On Thermonuclear War (whose Clausewitzian title was apparently chosen by the publisher, Princeton University Press) was an expanded version of a series of lectures on nuclear deterrence that Kahn had delivered after a semester spent at the Center for International Studies (Princeton). There were two central elements of Kahn’s analysis of nuclear strategy: (a) The consequences of nuclear war had to be confronted rationally, and could be minimized through the adoption of appropriate pre-war and post-war policies. Different deterrent and civil-defense policies would result in “tragic, but distinguishable postwar states,” but in no case would “the survivors envy the dead.” “[E]ven though the amount of human tragedy would be greatly increased in the postwar world, the increase would not preclude normal and happy lives for the majority of survivors and their descendants.” (b) The best deterrent to nuclear war would be for the United States to maintain a credible “second-strike” capability, in order to convince the Soviet Union that a massive first strike would result in a devastating counter-attack. (This view stood in contrast to the stated policy of the Eisenhower Administration, which was to be prepared to launch a first strike in response to any Soviet aggression — a policy that Kahn believed to be dangerously destabilizing.)
Kahn’s public persona was strangely inconsistent with the image of a dispassionate game theorist who (having invented the word) calmly predicted the number of “megadeaths” that would occur in various nuclear war scenarios. Kahn, who weighed about 300 pounds, “was a jocular, gregarious giant who chattered on about fallout shelters, megaton bombs, and the incineration of millions. Observers were charmed or repelled, sometimes charmed and repelled. Reporters referred to him as a ‘roly-poly second-strike Santa Clause’ and ‘a thermonuclear Zero Mostel.’” (Louis Menand, “Fat Man: Herman Kahn and the Nuclear Age”, in the New Yorker, June 27, 2005.) Sharon Ghamari-Tabrizi, in her 2005 study “The Worlds of Herman Kahn: The Intuitive Science of Thermonuclear War” argues that Kahn’s personal style drew on the genre of “sick” humor pioneered by Mort Sahl, Lenny Bruce, and Jules Feiffer. Something of his geniality and his wry approach to his chosen subject is illustrated by the inscription offered here.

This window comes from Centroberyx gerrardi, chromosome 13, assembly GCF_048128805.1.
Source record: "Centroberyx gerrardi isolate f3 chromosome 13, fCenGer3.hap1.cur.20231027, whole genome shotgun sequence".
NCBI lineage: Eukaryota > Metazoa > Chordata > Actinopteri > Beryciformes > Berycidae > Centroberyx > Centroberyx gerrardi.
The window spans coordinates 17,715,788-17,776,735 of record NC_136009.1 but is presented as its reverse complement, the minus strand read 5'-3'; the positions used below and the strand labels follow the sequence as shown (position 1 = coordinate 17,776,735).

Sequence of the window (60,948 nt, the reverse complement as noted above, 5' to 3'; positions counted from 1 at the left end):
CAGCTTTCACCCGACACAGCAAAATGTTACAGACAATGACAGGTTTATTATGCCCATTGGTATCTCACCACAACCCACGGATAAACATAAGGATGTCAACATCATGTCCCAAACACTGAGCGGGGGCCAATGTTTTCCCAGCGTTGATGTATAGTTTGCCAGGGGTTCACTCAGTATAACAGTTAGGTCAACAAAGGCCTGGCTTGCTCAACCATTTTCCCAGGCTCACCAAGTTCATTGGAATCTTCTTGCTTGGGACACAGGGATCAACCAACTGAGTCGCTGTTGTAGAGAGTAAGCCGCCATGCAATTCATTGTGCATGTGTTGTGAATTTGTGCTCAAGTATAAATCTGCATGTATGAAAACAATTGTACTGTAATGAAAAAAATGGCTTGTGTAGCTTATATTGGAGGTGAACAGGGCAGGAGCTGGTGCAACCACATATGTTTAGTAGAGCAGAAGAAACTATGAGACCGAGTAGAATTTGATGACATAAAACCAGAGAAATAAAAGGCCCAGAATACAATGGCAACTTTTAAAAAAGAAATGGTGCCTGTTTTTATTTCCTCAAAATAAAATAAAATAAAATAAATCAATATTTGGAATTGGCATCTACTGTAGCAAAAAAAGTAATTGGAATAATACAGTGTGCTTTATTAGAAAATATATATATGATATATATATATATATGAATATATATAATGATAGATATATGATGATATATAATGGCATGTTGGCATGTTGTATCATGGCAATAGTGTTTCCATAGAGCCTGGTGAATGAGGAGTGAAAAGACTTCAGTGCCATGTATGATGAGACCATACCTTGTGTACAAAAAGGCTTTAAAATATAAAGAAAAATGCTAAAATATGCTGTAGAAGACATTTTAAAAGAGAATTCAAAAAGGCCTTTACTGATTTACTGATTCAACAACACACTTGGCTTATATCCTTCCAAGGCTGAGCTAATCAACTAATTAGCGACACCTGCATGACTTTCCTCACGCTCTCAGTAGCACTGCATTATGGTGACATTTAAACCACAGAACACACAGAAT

“The best-known response to ‘On Thermonuclear War’ was a movie [Kubrick’s Dr. Strangelove]. Stanley Kubrick began reading intensively on nuclear strategy soon after he finished directing Lolita in 1962. … Kubrick was steeped in On Thermonuclear War; he made his producer read it when they were planning the movie. Kubrick and Kahn met several times to discuss nuclear strategy, and it was from On Thermonuclear War that Kubrick got the term ‘Doomsday Machine.’ … There were a number of possible models for the character of Dr. Strangelove …: But one source was Kahn. Strangelove’s rhapsodic monologue about preserving specimens of the race in deep mineshafts is an only slightly parodic version of Kahn. There were so many lines from On Thermonuclear War in the movie, in fact, that Kahn complained that he should get royalties” (Menand).
Note: This book is offered with a copy of Ghamari-Tabrizi’s “The Worlds of Herman Kahn.”
Princeton: Princeton University Press, 1960. Thick octavo, original cloth, original dust jacket. Book fine, dust jacket with only minor edgewear. A rare signed first edition with a wonderful inscription.
Price: $1,100 .